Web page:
[hach-muh nt]

noun Heraldry.

a square tablet, set diagonally, bearing the coat of arms of a deceased person.

Origin of hatchment

First recorded in 1540–50; variant (by syncopation and aspiration) of achievement
Dictionary.com Unabridged Based on the Random House Unabridged Dictionary, © Random House, Inc. 2019

Examples from the Web for hatchment

Historical Examples of hatchment

  • For hatchment we find in the 16th century achement, and even achievement.

  • An earl's coronet now figured on the hatchment which hung over Castlewood gate—and there was an end of the jolly gentleman.

    The Virginians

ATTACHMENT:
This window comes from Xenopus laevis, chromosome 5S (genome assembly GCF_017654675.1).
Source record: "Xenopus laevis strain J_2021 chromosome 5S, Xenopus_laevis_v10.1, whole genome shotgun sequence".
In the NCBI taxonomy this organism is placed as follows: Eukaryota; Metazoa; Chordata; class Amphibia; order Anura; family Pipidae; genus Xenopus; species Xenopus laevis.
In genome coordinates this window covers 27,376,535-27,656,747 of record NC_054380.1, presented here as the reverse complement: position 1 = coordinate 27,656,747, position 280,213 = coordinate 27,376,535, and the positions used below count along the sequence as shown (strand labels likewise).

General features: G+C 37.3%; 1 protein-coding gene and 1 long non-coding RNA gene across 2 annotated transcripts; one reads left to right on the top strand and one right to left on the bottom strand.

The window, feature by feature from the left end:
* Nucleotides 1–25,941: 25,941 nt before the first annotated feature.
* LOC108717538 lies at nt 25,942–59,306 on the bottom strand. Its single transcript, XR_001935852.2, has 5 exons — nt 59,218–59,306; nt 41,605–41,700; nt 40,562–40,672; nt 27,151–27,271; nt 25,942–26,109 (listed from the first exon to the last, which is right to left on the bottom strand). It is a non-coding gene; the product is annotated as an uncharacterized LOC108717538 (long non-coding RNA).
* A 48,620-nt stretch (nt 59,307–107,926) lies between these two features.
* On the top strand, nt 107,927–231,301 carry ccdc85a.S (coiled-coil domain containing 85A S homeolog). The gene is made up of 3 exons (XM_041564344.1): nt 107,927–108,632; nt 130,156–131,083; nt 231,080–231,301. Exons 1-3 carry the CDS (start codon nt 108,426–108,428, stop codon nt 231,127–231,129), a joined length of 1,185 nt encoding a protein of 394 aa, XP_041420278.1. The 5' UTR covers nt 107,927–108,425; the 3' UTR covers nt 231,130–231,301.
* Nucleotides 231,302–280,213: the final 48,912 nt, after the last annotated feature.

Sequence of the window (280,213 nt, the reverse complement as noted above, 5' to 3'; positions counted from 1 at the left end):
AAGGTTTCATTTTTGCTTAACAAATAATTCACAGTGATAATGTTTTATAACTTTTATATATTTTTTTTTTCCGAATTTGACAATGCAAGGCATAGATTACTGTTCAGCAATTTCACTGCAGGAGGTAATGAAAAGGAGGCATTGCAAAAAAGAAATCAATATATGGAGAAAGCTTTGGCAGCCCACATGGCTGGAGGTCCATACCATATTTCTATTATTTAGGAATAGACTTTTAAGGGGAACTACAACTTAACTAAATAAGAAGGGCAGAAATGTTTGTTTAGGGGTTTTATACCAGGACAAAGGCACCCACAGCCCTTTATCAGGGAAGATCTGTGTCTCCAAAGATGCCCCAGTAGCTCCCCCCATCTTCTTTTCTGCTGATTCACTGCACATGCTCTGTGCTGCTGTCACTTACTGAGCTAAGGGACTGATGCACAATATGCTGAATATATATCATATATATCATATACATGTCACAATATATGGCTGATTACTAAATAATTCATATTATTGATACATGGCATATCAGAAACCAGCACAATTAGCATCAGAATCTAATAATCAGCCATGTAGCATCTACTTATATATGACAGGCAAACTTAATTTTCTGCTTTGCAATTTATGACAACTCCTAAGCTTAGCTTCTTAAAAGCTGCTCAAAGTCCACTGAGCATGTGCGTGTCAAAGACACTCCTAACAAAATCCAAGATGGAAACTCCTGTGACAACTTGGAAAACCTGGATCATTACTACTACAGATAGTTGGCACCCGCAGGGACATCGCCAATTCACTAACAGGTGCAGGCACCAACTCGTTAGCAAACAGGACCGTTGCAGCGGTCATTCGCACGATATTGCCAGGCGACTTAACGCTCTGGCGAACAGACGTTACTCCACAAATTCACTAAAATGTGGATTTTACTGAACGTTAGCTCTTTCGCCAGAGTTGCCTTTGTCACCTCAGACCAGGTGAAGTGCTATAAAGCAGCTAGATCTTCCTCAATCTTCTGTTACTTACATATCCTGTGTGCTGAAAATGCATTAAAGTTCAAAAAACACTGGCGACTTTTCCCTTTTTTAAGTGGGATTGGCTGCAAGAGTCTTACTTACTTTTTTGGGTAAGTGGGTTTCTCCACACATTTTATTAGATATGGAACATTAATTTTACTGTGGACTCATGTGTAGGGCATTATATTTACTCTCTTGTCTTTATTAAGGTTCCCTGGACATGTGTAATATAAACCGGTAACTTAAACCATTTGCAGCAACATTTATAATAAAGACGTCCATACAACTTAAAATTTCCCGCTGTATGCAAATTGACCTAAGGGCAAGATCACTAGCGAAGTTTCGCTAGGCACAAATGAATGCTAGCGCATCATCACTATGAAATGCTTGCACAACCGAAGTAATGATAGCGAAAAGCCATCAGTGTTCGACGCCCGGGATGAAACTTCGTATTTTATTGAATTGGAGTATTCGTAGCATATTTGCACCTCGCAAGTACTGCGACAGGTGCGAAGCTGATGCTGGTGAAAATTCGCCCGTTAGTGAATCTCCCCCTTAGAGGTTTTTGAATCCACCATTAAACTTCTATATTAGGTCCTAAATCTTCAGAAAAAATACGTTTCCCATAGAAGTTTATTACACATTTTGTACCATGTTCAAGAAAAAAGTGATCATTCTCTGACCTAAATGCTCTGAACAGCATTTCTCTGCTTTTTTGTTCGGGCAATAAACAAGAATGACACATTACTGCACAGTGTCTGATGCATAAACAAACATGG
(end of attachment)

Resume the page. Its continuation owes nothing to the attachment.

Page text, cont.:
William Makepeace Thackeray

  • It may be questioned if a hatchment is now hung up, either on the dwelling, or in a church, in any part of America.


    James Fenimore Cooper

  • The cessation of the ceremonial funeral, no doubt, led to the cult of the hatchment.

    A Complete Guide to Heraldry

    Arthur Charles Fox-Davies

  • If the family bore arms, the hatchment, emblazoned with this emblem, was hung upon the door.

British Dictionary definitions for hatchment



heraldry a diamond-shaped tablet displaying the coat of arms of a dead personAlso called: achievement

Word Origin for hatchment

C16: changed from achievement
Collins English Dictionary - Complete & Unabridged 2012 Digital Edition © William Collins Sons & Co. Ltd. 1979, 1986 © HarperCollins Publishers 1998, 2000, 2003, 2005, 2006, 2007, 2009, 2012